“After hearing Gary Taubes on the radio, I had an epiphany and ever since I’ve been exploring the field of nutrition through the lenses of medicine and evolutionary biology.”

              1. Yep, that’s the same Dr. Harris – the one that recently said this:

                “Like many, I did indeed start by believing that macronutrient ratios (high fractions of starch) could per se cause metabolic derangement.

                However I no longer believe this as it quickly became apparent to me that the anthropological and ethological records simply do not support this assumption, nor does it fit with what we know about insulin function, pathological insulin resistance and what we are learning about leptin.

                Discussion of “carbohydrate” as a class of foods is as uninformative as discussing the merits of ‘fat’.”


                Really, I don’t see why the paleosphere is so enamored with Taubes. It was funny that the first comment on this blog post about crazy vegetarians is somebody trumpeting Taubes and low-carb. Taubes seems to be the T. Colin Campbell of the low carb movement, but I thought paleo was better than that.

                Taubes is just some guy fixated on macronutrient ratios while ignoring all the interesting stuff like omega-6, rice vs wheat, etc… From the paleo perspective, he is so 10 years ago.

                PS – Martin Berkhan, the tall tree, says he doesn’t agree with anything Taubes says.

                1. You talk a lot about what Gary Taubes writes without, apparently, ever having read it.

                  Your posts would be easier to take seriously if they were more well-informed.

                  You have, although inadvertantly, provided a textbook example of the “confirmation bias”, so I guess we should thank you for that.

                2. I encourage other readers to read Dr. Harris’ entire response. I don’t see how what he says there differs much from what Taubes has said or written.

                  BTW, did the tall tree get that way because of anything it did? Or, was it going to get tall regardless of what it did?

                  1. Dr. Harris -> “I did indeed start by believing that macronutrient ratios (high fractions of starch) could per se cause metabolic derangement. However I no longer believe this…”

                    JS290 -> “I don’t see how what he says there differs much from what Taubes has said or written.”

                    Well alrighty then…I hadn’t realized that Taubes had come out and said that the Carbohydrate Hypothesis is wrong. Sweet.

                    1. You’re in fact mistaken, Taubes has on several occasion made clear, that he might be wrong on the carb question. The supposedly “extreme anti-carb message” he supposedly carries, is the strawman his detractors put in place. His message could be better resumed as: how the f… could the research world have villified fat this bad and engaged in a wild goose chase when carbs made an ever better villain than fat.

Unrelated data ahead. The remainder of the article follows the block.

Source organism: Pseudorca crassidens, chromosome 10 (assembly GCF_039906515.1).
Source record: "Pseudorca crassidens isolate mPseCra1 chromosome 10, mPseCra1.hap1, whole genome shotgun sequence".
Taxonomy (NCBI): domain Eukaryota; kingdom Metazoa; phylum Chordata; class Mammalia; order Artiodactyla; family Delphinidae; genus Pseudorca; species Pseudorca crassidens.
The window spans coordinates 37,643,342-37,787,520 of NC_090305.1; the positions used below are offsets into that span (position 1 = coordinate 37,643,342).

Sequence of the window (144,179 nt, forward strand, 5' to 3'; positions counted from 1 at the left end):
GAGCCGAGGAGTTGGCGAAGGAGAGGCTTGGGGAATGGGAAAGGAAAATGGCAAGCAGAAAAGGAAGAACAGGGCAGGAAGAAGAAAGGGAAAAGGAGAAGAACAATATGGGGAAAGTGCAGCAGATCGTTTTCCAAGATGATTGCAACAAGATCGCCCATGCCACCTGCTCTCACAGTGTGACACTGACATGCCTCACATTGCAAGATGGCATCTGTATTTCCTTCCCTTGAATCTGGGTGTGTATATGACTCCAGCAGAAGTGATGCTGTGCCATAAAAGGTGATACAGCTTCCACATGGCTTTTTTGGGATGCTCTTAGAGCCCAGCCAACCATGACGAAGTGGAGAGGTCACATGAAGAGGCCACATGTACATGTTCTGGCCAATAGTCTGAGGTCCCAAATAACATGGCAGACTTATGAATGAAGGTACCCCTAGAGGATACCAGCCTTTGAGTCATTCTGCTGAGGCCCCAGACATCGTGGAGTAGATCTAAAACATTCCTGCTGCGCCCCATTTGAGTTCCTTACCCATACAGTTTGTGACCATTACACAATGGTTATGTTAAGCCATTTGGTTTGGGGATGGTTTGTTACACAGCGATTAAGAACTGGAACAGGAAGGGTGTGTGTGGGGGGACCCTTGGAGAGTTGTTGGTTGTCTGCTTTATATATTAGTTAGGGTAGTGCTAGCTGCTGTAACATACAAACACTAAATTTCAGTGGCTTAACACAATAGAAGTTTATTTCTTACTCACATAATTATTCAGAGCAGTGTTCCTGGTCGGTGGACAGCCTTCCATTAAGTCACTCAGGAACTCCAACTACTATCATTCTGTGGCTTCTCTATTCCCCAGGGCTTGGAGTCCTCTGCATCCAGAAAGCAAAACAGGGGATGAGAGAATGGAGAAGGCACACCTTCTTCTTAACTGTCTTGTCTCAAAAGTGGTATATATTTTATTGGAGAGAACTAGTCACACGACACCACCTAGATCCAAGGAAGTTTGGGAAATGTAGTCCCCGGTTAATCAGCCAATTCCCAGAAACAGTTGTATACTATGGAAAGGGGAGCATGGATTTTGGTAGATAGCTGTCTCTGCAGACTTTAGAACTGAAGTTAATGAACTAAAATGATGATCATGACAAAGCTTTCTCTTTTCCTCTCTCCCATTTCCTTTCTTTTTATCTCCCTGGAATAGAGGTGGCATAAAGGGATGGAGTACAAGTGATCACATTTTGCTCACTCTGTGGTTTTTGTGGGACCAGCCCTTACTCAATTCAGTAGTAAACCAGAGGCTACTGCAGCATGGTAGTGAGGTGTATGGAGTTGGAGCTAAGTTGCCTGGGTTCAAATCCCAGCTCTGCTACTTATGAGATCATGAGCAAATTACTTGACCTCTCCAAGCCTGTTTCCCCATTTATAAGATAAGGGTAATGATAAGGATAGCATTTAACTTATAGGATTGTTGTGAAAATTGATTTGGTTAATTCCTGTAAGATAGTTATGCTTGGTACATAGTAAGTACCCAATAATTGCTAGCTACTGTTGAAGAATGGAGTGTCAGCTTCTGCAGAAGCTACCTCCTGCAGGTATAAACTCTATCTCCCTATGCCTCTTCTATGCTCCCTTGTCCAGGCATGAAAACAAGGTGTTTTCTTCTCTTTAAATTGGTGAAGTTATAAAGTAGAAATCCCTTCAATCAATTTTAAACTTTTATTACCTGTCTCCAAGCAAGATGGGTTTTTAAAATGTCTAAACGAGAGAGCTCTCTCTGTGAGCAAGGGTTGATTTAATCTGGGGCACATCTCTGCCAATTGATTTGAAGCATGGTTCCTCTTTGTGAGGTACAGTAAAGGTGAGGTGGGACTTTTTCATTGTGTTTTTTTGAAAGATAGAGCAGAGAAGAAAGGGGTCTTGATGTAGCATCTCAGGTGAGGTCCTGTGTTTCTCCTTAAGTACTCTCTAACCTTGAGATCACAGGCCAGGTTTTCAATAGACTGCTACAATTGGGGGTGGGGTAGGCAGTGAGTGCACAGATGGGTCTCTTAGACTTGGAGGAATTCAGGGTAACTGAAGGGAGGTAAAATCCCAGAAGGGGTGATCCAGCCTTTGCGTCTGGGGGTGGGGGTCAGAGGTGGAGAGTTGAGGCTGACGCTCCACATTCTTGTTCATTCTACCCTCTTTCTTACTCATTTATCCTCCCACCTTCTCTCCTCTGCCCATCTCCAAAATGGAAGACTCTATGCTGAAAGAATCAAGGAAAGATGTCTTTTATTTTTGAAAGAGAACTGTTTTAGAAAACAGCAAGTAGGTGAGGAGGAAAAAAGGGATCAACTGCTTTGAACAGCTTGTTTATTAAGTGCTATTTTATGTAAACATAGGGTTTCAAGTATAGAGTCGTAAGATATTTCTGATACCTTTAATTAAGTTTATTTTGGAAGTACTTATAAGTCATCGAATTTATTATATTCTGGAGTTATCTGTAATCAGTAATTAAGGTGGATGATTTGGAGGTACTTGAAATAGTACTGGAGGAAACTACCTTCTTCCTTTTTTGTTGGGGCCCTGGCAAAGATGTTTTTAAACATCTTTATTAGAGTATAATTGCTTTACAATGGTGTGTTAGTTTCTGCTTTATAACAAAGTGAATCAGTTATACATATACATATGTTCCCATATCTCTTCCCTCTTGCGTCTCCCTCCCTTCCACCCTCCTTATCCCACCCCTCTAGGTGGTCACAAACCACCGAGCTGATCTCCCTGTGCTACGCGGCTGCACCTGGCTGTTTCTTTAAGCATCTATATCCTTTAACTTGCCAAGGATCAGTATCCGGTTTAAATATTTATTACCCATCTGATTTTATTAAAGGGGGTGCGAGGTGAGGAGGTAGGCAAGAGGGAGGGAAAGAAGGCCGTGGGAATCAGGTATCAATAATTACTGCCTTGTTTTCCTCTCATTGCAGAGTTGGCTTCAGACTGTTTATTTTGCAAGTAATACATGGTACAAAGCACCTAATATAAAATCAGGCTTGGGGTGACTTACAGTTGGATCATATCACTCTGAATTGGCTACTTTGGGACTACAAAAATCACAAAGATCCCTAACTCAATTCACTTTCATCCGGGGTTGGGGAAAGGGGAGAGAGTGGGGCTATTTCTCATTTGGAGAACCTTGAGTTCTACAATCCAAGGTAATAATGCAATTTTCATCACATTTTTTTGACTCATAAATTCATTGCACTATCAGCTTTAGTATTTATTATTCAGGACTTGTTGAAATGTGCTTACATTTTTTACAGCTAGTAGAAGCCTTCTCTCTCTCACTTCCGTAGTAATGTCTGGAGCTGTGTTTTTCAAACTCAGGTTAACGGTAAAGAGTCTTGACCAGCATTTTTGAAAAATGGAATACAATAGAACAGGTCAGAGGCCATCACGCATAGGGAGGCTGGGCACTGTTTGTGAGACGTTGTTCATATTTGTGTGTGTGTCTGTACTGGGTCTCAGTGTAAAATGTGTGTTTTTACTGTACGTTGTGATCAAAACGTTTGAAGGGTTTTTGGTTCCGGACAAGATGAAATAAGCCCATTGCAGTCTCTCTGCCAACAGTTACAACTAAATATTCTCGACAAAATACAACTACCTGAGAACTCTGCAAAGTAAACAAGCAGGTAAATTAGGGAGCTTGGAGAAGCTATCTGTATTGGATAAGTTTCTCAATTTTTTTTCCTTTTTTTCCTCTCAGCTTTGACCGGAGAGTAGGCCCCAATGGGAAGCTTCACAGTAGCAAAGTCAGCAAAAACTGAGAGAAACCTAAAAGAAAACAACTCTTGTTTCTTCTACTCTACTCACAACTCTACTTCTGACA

2. Cannot edit my reply, here is the missing part.

                      His message could be better resumed as: how the f… could the research world have villified fat this bad and engaged in a wild goose chase when carbs made an ever better villain than fat, but that they couldn’t knwo because they didn’t even try that option.

                    3. Hi gallier2

                      He does have a new diet book out now though (Why We Get Fat and what to do about it), so he must be confident enough in his theories to give diet advice.

                      I am not saying that Taubes is an idiot or eats babies – I am just saying there seems to be some misplaced adulation in the paleosphere for a guy fixated on simplistic macronutrient ratios. The Carbohydrate Hypothesis that excess carbohydrates is the cause of diseases of civilization just isn’t that useful of a contribution from a paleo perspective. More enlightened paleo has a different focus on likely suspects (wheat, sugar, and industrial seed oils).

                      The Carbohydrate Hypothesis tends to elevate Taubes to some kind of guru status in the low-carb community like Campbell is elevated in the vegan community, but from a paleo perspective Taubes is just really behind the times (the omission of omega-6 also makes his lipid work outdated.) Also like Campbell, you have a guy putting out a new diet book telling people how to eat based upon suspect or outdated theories.

                      My criticism isn’t really much about Taubes but the way people in the paleosphere adulate him and go out of their way to avoid criticizing him. Everybody seems to re – in vision Taubes to their liking – i.e. saying the Carbohydrate Hypothesis is wrong is “not much different” than writing two books supporting it, and arguing Taubes did not use the exact words that “guzzling industrial seeds oils is healthier than eating yams.”

                      Taubes just put out a diet book though that might not exactly say that industrial seed oils are healthier than yams, but that is what you end up with (because he is fixated on macronutrients). Should the paleosphere be endorsing this?

                  2. the tree got tall cause it had the genetic potential to do so and was fortunate to fall in soil that gave it the nutrients to maximize it’s potential.

                    what’s that got to do with the price of beans?